Well the macula, do you remember,
upon fundoscopic examination would be that area that has your cones and rods and photoreceptors.
And the area that has the highest number of them we then call the fovea.
This then provides, obviously, your visual acuity.
What happens when the macula undergoes degeneration?
Maybe secondary to diabetes.
It is the number one cause of irreversible blindness in the US.
Number one cause.
90% of your patients thank goodness have what's known as dry
which we then call nonexudative macular degeneration.
Why do I say thank goodness?
Because the patient may not necessarily go into blindness
as oppose to if you get exudative as we shall see.
10% of the cases could be wet.
In other words, exudative.
Exudative, of course, referring to leakage of fluid.
If it's the dry type, you're gonna have accumulation of this amorphous material.
Now, I need you to picture the retina.
I want you to move from the plexiform layers, outer, inner and then go into your photoreceptor.
And the photoreceptor layer is then laying upon your retinal pigment epithelium.
In between the retinal pigment epithelium in the photoreceptors right underneath there
we have accumulation of a dry substance that's yellow and white and I'll show you a picture.
This is called drusen, okay?
D, dry type of macular degeneration, nonexudative.
That'll help you.
If it's exudative, this means that there's proliferation taking place.
So now you have what's known as neovascularization,
abnormal blood flow growth therefore, contributing to a wet and exudative.
The waste product from photoreceptor cells is wet but drusen is often times referred to.
And the wet is due to the fact that you're leaking fluid such as blood and such.
And unfortunately, you're going to wet or proliferative.
It's just a matter of time before you go into irreversible blindness.
Rapid, rapid progression.
Hopefully, you've caught your patient before that ever happening through proper, proper education.
Let's manage the two types of macular degeneration.
If it's a nonexudative type, would you call this a dry or wet?
And accumulate what?
D as in d.
And then accumulation of the waste product, the photoreceptors,
between your photoreceptor and retinal pigment epithelium and your Bruch's membrane,
Here the management will be antioxidant and zinc therapy.
In other words, multivitamins.
If you're going to exudative or the management of exudative which is a proliferative type,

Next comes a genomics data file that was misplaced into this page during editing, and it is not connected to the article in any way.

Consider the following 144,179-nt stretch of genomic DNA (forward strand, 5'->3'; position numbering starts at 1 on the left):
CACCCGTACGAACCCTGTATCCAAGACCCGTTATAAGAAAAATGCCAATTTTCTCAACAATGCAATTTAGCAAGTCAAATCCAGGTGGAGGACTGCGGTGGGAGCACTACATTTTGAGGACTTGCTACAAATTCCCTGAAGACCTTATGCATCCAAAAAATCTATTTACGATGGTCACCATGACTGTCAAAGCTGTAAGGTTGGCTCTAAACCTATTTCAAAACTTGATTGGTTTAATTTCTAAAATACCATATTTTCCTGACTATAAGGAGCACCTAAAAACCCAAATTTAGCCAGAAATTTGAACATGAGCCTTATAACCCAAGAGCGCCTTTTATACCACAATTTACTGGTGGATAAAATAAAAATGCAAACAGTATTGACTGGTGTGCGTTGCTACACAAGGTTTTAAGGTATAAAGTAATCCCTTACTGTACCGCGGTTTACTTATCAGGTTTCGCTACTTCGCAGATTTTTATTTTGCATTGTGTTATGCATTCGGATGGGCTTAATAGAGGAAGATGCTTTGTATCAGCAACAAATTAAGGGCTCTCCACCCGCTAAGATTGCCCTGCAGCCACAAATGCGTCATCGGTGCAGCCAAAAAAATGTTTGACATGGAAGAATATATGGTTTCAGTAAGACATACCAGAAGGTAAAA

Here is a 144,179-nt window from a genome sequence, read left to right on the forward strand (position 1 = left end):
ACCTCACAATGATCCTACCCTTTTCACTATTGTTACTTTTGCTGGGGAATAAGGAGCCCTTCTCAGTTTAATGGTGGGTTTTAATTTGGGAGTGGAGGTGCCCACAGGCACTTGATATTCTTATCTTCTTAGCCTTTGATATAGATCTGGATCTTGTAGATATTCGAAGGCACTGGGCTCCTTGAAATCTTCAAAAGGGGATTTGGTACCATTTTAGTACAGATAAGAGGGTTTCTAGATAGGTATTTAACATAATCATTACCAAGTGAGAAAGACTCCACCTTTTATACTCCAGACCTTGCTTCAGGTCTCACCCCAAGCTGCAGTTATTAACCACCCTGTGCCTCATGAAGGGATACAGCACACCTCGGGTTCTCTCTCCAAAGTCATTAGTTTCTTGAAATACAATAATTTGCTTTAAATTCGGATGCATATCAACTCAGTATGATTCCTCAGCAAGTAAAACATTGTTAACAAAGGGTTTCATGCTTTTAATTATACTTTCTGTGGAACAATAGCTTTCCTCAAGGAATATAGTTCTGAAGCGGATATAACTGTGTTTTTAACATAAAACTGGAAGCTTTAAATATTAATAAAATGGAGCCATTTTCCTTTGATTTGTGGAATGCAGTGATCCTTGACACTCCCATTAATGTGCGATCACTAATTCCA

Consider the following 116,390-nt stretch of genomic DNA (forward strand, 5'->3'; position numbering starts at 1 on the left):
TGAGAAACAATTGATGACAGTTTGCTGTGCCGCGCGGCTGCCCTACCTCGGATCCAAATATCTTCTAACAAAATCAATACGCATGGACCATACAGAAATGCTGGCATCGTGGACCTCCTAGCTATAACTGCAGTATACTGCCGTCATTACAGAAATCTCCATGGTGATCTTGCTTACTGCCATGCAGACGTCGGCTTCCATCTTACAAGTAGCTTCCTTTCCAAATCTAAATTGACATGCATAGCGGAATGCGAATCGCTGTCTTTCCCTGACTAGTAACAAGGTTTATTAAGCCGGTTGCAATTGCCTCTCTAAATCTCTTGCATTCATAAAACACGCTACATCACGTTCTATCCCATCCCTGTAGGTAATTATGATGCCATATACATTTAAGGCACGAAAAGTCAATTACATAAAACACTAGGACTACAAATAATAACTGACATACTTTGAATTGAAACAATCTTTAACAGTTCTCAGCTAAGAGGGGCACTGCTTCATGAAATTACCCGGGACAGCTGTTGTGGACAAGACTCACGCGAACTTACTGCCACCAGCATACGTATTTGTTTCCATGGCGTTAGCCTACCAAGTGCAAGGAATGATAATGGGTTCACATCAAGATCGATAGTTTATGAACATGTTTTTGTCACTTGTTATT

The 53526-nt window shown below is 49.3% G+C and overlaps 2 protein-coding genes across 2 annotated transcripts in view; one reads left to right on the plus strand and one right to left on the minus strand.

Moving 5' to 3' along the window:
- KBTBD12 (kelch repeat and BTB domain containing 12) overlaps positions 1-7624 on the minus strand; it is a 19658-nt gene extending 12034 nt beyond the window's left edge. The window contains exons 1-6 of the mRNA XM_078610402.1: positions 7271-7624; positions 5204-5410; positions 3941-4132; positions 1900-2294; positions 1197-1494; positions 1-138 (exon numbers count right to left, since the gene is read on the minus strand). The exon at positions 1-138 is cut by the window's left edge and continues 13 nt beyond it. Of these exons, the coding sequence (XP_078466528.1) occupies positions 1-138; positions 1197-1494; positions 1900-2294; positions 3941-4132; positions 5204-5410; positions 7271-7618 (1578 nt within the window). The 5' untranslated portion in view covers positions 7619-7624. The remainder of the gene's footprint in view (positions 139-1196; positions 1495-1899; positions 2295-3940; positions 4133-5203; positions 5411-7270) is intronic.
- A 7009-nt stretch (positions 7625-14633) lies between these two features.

you need to make sure that you close this up in terms of your leakage.
So laser, photocoagulation and an anti-VEGF therapy drug.
For example, something like ranibizumab.
And therefore here, hopefully, you prevented the blindness and rapid progression from occurring.
On your left is the area that is extremely red and hemorrhaged.
We call this the wet neovascularization macular region is where we are.
So this is the exudative type, the wet.
And on the right what you see here on the far left is your optic disc.
In the right you have your macular region, but this time it doesn't appear as being hemorrhagic, does it?
It doesn't appear as being red and wet.
If you do find these areas or plenty of little, little, little areas of white, white, white, white, white
those would be the accumulation of that drusen that I've been talking to you about.
Once again, drusen will be for dry or nonproliferative macular degeneration
and that drusen will then be located between the retinal pigment epithelium in Bruch's membrane.
Keep that in mind.
90% of your patient would have which type?
The wet on the left or dry on the right?
Dry on the right.
Our topic here is retinal detachment.
Whenever do you might have neurovascularization,
then what then might happen is that you are pulling the retinal layer
off of the retinal pigment epithelium.
If that is occurring, then you have a fold that you're seeing here in the picture.
You see that area in the picture where it looks like a rainbow that's whitish?
That represents the area of demarcation where retinal detachment is taking place.
Blindness, definitely something to worry about.
Hopefully you can get in there and do a little bit of photocoagulation
so that you can savage as much of the vision as possible in your patient.